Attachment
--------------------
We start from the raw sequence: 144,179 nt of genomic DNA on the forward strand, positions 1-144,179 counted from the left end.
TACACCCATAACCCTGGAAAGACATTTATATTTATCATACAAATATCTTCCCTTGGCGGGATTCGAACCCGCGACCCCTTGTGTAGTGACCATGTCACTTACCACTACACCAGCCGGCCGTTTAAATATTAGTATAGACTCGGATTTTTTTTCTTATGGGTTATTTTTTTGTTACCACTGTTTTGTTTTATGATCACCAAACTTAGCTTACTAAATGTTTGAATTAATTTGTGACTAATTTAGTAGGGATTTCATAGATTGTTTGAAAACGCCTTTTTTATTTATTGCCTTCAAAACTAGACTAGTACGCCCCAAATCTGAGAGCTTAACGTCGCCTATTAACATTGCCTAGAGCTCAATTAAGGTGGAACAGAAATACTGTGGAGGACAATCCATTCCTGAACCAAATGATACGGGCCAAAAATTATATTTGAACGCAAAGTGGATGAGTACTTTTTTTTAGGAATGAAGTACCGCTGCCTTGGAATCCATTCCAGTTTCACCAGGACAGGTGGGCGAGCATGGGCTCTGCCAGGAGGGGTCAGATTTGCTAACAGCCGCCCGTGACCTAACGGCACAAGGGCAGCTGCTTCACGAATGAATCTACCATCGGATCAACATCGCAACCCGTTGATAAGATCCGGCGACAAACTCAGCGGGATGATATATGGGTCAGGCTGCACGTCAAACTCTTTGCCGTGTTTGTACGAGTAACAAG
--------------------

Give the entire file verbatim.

We start from the raw sequence: 144,179 nt of genomic DNA on the forward strand, positions 1-144,179 counted from the left end.
TACACCCATAACCCTGGAAAGACATTTATATTTATCATACAAATATCTTCCCTTGGCGGGATTCGAACCCGCGACCCCTTGTGTAGTGACCATGTCACTTACCACTACACCAGCCGGCCGTTTAAATATTAGTATAGACTCGGATTTTTTTTCTTATGGGTTATTTTTTTGTTACCACTGTTTTGTTTTATGATCACCAAACTTAGCTTACTAAATGTTTGAATTAATTTGTGACTAATTTAGTAGGGATTTCATAGATTGTTTGAAAACGCCTTTTTTATTTATTGCCTTCAAAACTAGACTAGTACGCCCCAAATCTGAGAGCTTAACGTCGCCTATTAACATTGCCTAGAGCTCAATTAAGGTGGAACAGAAATACTGTGGAGGACAATCCATTCCTGAACCAAATGATACGGGCCAAAAATTATATTTGAACGCAAAGTGGATGAGTACTTTTTTTTAGGAATGAAGTACCGCTGCCTTGGAATCCATTCCAGTTTCACCAGGACAGGTGGGCGAGCATGGGCTCTGCCAGGAGGGGTCAGATTTGCTAACAGCCGCCCGTGACCTAACGGCACAAGGGCAGCTGCTTCACGAATGAATCTACCATCGGATCAACATCGCAACCCGTTGATAAGATCCGGCGACAAACTCAGCGGGATGATATATGGGTCAGGCTGCACGTCAAACTCTTTGCCGTGTTTGTACGAGTAACAAG